We are still close to a trillion dollar a year increase in annual benefit costs in about ten years. Indeed, the almost $900 billion in increased costs would pay for nine nationwide infrastructure programs simultaneously ($100 billion per year for nine programs, compared to 2016 spending).
When we look at the situation graphically - we can see a miracle of sorts. All other government spending stays flat in inflation-adjusted terms. With the exception of benefits, the government stops growing for about ten years, and is even shrinking as a percentage of the economy. Other government spending is shown as falling from 9.2% of GDP in 2016 down to 7.7% by 2026.
The reason for this "miracle" of a shrinking government (relative to GDP) within the CBO projections? It has to be assumed. Because if a way is not found to slash all other types of government spending, then there is no possible way to meet the soaring benefit costs without creating an even more impossible financial situation for the government.
There is another "miracle" of sorts that occurs by 2027. The decades-long trend of medical expenses rising faster than general rates of inflation comes to an abrupt end. How does that happen? The CBO has no idea, but the assumption was necessary. Or else the numbers after 2027 build to be substantially worse than what is shown herein.
(Digging through hundreds of pages and numerous schedules involved in making multi-decade projections from places like the Congressional Budget Office or Social Security Administration may sound like a dry and tedious task, but in fact - it is a course in miracles. For beneath the surface of the numbers are remarkably uplifting and optimistic assumptions in so many categories, whether it be reductions in governmental and medical cost growth rates, or strong economic growth, or climbing labor force participation rates, or rising real median household incomes, or remarkably productive high income immigrants in ever increasing numbers. Because without those glowing assumptions - the problems hit much faster and harder.)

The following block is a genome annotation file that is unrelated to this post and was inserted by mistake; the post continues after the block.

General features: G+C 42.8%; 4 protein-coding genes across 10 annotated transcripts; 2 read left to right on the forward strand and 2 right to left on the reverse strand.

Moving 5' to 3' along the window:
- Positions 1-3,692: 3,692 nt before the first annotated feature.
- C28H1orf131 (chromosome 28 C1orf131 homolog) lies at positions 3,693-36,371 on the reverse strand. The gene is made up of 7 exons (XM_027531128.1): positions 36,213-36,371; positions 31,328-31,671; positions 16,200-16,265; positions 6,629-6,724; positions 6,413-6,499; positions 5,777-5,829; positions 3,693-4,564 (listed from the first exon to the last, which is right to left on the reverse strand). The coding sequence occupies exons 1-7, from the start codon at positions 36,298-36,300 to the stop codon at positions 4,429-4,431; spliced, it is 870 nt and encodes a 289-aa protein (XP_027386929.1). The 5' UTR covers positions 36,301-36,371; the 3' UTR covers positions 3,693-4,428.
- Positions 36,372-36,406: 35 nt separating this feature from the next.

Somewhere around 2032, another very important event occurs. Even after adjusting for inflation, government spending on benefits alone exceeds the total current government revenues from all sources of about $3.5 trillion per year. Meaning there is nothing available for general government spending, or paying federal employees, or paying the interest on the (then much higher) national debt.
Now economic growth and perhaps higher tax rates may take care of quite a lot of that. But nonetheless, either there is an extraordinary increase in money available for the federal government, or the deficits soar out of control, or the benefits aren't paid - or all of the preceding together.
Keeping in mind that these are inflation-adjusted numbers, there is no slowdown in the growth in benefit expenses once we get 20 years out and all the Boomers are well past normal retirement age. Costs just keep getting higher as the average age of retirees keeps rising, meaning that Medicare costs continue to grow rapidly even as Social Security costs are projected to have stabilized relative to the economy.
The annual cost of benefits reaches $4 trillion in current dollars by 2037, and over $5 trillion by 2045. By this time over two thirds of all federal spending is going to benefits, and the government would need to be taking in twice as much money in real terms than it is today (inflation-adjusted) to keep paying its bills, absent deficit spending.
When we adjust for inflation over 30 years, then the yellow line shows us a ceaseless progression, where the real cost of paying Social Security, Medicare and Medicaid benefits leaps every single year, without ever slowing down.